Adrenal incidentalomas are adrenal masses discovered inadvertently. We undertook this study to review the clinical characteristics of patients with adrenal incidentalomas who presented to a tertiary endocrine center in Hong Kong.
Retrospective review of all 139 cases of adrenal incidentalomas that were referred to the Endocrine Centre of the Prince of Wales Hospital between June 1, 2000, and May 31, 2007. We reviewed detailed patient history, physical examination findings, and symptoms and signs related to hormonal hypersecretion or malignant neoplasm and recorded clinical indications for performing diagnostic radiological imaging.
Sixty-one patients (43.9%) had nonfunctional benign adrenal adenomas, 52 (37.4%) had functional lesions, 15 (10.8%) had malignant adrenal lesions, and the remaining 11 (7.9%) had varying adrenal disease. Among those with functional lesions, 27 (19.4%) had lesions that secreted excess cortisol; 12 (8.6%), lesions that secreted aldosterone; 12 (8.6%), lesions that secreted excess catecholamines; and 1 (0.7%), a lesion that demonstrated excess secretion of cortisol and aldosterone. Only 5 of the 27 patients with cortisol-secreting adrenal incidentalomas had symptoms or signs of excess cortisol levels at presentation.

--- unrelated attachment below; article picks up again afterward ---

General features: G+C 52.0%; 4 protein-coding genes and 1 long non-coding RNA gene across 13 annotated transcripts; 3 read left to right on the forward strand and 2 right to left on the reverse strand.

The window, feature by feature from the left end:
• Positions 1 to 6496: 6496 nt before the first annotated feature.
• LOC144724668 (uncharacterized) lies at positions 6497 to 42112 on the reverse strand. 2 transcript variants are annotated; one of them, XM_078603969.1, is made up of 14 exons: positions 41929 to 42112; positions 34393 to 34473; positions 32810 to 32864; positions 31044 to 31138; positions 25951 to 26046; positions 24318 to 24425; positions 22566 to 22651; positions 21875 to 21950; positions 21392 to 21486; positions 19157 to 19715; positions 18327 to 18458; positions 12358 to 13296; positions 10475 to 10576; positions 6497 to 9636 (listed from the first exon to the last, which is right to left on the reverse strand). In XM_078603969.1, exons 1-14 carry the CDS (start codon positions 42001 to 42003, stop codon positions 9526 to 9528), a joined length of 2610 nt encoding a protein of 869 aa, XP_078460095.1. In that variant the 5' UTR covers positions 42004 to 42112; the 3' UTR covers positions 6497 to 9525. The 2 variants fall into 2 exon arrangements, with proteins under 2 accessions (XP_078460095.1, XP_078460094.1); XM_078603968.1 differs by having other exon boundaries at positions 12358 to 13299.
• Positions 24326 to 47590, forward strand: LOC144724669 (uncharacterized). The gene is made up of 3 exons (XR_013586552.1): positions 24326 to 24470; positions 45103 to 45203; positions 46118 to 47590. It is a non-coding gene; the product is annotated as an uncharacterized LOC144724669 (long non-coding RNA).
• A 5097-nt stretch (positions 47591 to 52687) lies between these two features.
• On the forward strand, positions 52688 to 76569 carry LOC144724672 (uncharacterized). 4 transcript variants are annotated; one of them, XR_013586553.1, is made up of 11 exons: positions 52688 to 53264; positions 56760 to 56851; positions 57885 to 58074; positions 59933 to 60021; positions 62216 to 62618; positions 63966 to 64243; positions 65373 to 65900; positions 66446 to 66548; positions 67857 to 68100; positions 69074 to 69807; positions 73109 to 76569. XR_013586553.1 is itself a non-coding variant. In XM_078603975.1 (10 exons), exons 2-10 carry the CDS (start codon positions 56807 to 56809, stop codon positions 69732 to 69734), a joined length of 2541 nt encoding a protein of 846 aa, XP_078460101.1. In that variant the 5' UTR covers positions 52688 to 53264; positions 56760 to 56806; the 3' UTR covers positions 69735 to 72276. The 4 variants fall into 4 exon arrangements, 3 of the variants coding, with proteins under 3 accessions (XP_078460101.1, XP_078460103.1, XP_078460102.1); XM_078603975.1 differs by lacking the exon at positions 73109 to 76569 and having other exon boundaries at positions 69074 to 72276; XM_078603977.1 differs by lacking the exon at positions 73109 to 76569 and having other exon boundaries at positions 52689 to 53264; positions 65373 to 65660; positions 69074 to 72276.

Adrenal incidentaloma is a commonly encountered clinical problem. Functional or primary malignant adrenal incidentalomas can be detected at an earlier stage during hormonal and radiological evaluations, which provides an opportunity for further management.